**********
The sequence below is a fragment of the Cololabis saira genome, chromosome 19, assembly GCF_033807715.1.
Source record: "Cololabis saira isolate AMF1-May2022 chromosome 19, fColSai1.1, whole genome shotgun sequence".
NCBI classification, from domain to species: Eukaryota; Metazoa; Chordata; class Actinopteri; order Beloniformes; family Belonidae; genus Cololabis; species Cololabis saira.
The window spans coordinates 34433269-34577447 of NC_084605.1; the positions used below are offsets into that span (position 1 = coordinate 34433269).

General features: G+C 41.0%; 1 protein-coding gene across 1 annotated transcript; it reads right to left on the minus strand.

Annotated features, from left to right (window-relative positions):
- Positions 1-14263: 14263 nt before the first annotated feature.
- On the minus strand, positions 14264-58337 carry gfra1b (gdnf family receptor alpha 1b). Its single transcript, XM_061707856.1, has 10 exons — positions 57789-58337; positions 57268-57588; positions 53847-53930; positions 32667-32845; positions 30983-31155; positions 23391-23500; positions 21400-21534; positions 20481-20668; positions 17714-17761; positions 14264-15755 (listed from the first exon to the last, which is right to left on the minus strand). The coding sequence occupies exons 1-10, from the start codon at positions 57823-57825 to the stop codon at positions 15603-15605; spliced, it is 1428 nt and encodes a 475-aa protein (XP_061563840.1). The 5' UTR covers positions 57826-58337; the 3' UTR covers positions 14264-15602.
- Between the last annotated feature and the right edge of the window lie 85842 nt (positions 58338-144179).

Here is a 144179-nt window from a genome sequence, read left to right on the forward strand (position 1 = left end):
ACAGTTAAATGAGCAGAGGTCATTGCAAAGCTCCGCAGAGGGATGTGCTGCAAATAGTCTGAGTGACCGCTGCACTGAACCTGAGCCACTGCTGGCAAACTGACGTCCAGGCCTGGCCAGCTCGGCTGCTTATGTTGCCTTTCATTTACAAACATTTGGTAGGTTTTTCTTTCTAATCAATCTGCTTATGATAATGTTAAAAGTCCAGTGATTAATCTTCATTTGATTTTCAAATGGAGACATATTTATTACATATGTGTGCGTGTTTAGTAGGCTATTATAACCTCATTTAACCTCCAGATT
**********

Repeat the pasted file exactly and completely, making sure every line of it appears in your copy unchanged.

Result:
The sequence below is a fragment of the Cololabis saira genome, chromosome 19, assembly GCF_033807715.1.
Source record: "Cololabis saira isolate AMF1-May2022 chromosome 19, fColSai1.1, whole genome shotgun sequence".
NCBI classification, from domain to species: Eukaryota; Metazoa; Chordata; class Actinopteri; order Beloniformes; family Belonidae; genus Cololabis; species Cololabis saira.
The window spans coordinates 34433269-34577447 of NC_084605.1; the positions used below are offsets into that span (position 1 = coordinate 34433269).

General features: G+C 41.0%; 1 protein-coding gene across 1 annotated transcript; it reads right to left on the minus strand.

Annotated features, from left to right (window-relative positions):
- Positions 1-14263: 14263 nt before the first annotated feature.
- On the minus strand, positions 14264-58337 carry gfra1b (gdnf family receptor alpha 1b). Its single transcript, XM_061707856.1, has 10 exons — positions 57789-58337; positions 57268-57588; positions 53847-53930; positions 32667-32845; positions 30983-31155; positions 23391-23500; positions 21400-21534; positions 20481-20668; positions 17714-17761; positions 14264-15755 (listed from the first exon to the last, which is right to left on the minus strand). The coding sequence occupies exons 1-10, from the start codon at positions 57823-57825 to the stop codon at positions 15603-15605; spliced, it is 1428 nt and encodes a 475-aa protein (XP_061563840.1). The 5' UTR covers positions 57826-58337; the 3' UTR covers positions 14264-15602.
- Between the last annotated feature and the right edge of the window lie 85842 nt (positions 58338-144179).

Here is a 144179-nt window from a genome sequence, read left to right on the forward strand (position 1 = left end):
ACAGTTAAATGAGCAGAGGTCATTGCAAAGCTCCGCAGAGGGATGTGCTGCAAATAGTCTGAGTGACCGCTGCACTGAACCTGAGCCACTGCTGGCAAACTGACGTCCAGGCCTGGCCAGCTCGGCTGCTTATGTTGCCTTTCATTTACAAACATTTGGTAGGTTTTTCTTTCTAATCAATCTGCTTATGATAATGTTAAAAGTCCAGTGATTAATCTTCATTTGATTTTCAAATGGAGACATATTTATTACATATGTGTGCGTGTTTAGTAGGCTATTATAACCTCATTTAACCTCCAGATT